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Comment: CoreOS uses systemd (Score 1) 201

by thule (#47970515) Attached to: Outlining Thin Linux

You may be right, but I wonder if the author of the article is aware that one of the leading cloud friendly distros, CoreOS, uses systemd. If fact, systemd is an integral part of fleet:

With fleet, you can treat your CoreOS cluster as if it shared a single init system. It encourages users to write applications as small, ephemeral units that can easily migrate around a cluster of self-updating CoreOS machines.

RedHat's geard, which is part of OpenShift, also uses systemd.

It seems to me that the opposite is happening, cloud ready distros are choosing systemd.

Comment: Re:So in the future ... (Score 1) 142

by khellendros1984 (#47969787) Attached to: The UPS Store Will 3-D Print Stuff For You
I think you're missing the point. Mirix was trying to say that injection molding will always be cheaper, for mass production ($5 being roughly the cost of a mass-produced, injection-molded chair). 3D printing will never match the per-unit price of mass-producing items, but it *will* (and has already started to) make the production of small-run items and prototypes much, much cheaper.

Comment: Re:There is no "almost impossible" (Score 2, Informative) 232

by khellendros1984 (#47941753) Attached to: Apple's "Warrant Canary" Has Died
If the key (the pad) is perfectly random, then there won't be any pattern. If the key was something like the first chapter of Moby Dick, and it's known that the key is an English-language text, and something is known about the contents, then you've got some patterns to work with, and it might be possible to retrieve the plaintext (and the key, simultaneously).

If the key is perfectly random, the plaintext won't be retrievable from the ciphertext, since for any candidate plaintext that you could construct, there would be a corresponding and equally-likely key paired with it. Trial and error can't decrypt a message encrypted via random one time pad.

Comment: Re:Fahrenheit? WTHolyF? (Score 1) 210

by khellendros1984 (#47893793) Attached to: SanDisk Releases 512GB SD Card
ComputerWorld seems to be the source of the "1000-fold increase" quote. Then again, they also state that 512GB is "more than half a terabyte", so they're at least consistently inaccurate.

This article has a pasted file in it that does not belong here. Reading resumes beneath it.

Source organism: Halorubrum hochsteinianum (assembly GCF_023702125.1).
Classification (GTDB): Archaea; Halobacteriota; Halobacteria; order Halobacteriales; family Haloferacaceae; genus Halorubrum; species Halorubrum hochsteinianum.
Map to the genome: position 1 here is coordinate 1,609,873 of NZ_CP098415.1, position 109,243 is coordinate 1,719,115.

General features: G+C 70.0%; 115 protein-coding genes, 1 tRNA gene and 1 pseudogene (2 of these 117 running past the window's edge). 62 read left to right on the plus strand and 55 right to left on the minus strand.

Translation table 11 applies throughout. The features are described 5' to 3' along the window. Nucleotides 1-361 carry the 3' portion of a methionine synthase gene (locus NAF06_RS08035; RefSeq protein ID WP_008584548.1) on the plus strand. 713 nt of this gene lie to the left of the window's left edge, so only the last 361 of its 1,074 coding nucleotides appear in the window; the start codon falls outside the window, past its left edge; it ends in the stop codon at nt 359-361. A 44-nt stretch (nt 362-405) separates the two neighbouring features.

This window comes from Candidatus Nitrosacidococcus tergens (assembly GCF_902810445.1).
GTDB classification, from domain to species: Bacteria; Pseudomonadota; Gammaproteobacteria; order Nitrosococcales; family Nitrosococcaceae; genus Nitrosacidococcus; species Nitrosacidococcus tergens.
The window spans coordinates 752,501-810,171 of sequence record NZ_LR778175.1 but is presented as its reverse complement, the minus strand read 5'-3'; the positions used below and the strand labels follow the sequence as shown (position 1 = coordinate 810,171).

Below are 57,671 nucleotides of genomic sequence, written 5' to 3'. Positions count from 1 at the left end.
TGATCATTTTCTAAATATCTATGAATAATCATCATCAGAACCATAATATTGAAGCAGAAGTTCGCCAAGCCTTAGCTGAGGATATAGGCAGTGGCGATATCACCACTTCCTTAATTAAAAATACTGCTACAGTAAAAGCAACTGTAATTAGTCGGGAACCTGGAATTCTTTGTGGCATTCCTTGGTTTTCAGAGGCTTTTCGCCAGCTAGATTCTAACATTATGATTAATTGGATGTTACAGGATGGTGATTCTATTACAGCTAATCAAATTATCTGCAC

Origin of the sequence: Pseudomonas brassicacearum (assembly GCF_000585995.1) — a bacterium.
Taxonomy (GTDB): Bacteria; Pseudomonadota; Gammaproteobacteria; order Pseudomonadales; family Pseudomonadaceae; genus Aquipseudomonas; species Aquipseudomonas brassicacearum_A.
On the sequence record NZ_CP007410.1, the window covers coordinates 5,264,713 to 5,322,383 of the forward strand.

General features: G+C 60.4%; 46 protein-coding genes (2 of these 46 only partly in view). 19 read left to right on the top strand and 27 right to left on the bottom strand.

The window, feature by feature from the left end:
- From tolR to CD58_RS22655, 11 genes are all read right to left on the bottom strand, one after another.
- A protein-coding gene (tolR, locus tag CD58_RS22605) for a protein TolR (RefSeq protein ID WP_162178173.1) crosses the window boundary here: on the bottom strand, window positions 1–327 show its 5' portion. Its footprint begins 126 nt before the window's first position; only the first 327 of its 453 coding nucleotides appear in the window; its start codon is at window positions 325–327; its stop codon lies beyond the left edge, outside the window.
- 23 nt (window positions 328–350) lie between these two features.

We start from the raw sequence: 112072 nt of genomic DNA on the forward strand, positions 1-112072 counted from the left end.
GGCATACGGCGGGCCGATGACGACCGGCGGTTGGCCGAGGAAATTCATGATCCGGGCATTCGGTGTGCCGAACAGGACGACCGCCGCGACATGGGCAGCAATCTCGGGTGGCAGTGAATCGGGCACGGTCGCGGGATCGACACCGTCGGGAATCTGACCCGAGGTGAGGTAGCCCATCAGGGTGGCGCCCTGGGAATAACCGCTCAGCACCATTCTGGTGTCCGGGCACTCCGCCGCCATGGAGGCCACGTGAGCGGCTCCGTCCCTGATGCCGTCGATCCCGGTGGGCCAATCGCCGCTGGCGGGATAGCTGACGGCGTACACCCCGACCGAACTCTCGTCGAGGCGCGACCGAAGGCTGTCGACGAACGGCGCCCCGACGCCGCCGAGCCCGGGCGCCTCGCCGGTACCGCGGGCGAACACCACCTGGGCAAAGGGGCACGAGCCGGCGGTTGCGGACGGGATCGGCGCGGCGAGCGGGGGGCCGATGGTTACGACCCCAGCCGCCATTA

As for the temperature, the Fahrenheit scale is used on SanDisk's product page for the new card. Presumably, that's because Sandisk is an American company, and that page is marketing to a non-scientific audience. In the U.S., that means Fahrenheit would be used.

Comment: Re:Computers and Computer Science (Score 1) 143

by khellendros1984 (#47893201) Attached to: Harvard's CompSci Intro Course Boasts Record-Breaking Enrollment
That's true, in the theoretical sense. Algorithms can be described in English or in mathematical notation. Runtime complexity of an algorithm can be calculated by hand. Most often, we want a way to also evaluate those algorithms, to take measurements on their behavior, and to understand them more intuitively. Computers are useful for that, but only if there's have a way to give them instructions. It follows that a student must be taught the rudiments of programming to have an automated method to explore the properties of algorithms.

This is analogous to the use of scientific instruments in astronomy. Everything can be done by hand (technically), but tools make things quicker and easier. They act as force multipliers to make more things practical to do in a shorter amount of time. For astronomy, that means that the astronomer doesn't need to be a million times closer to the thing they're observing in order to see it clearly. For computer science, it means that I don't need to evaluate a billion algorithmic steps by hand.

Comment: Re:Seems fine to me. (Score 1) 184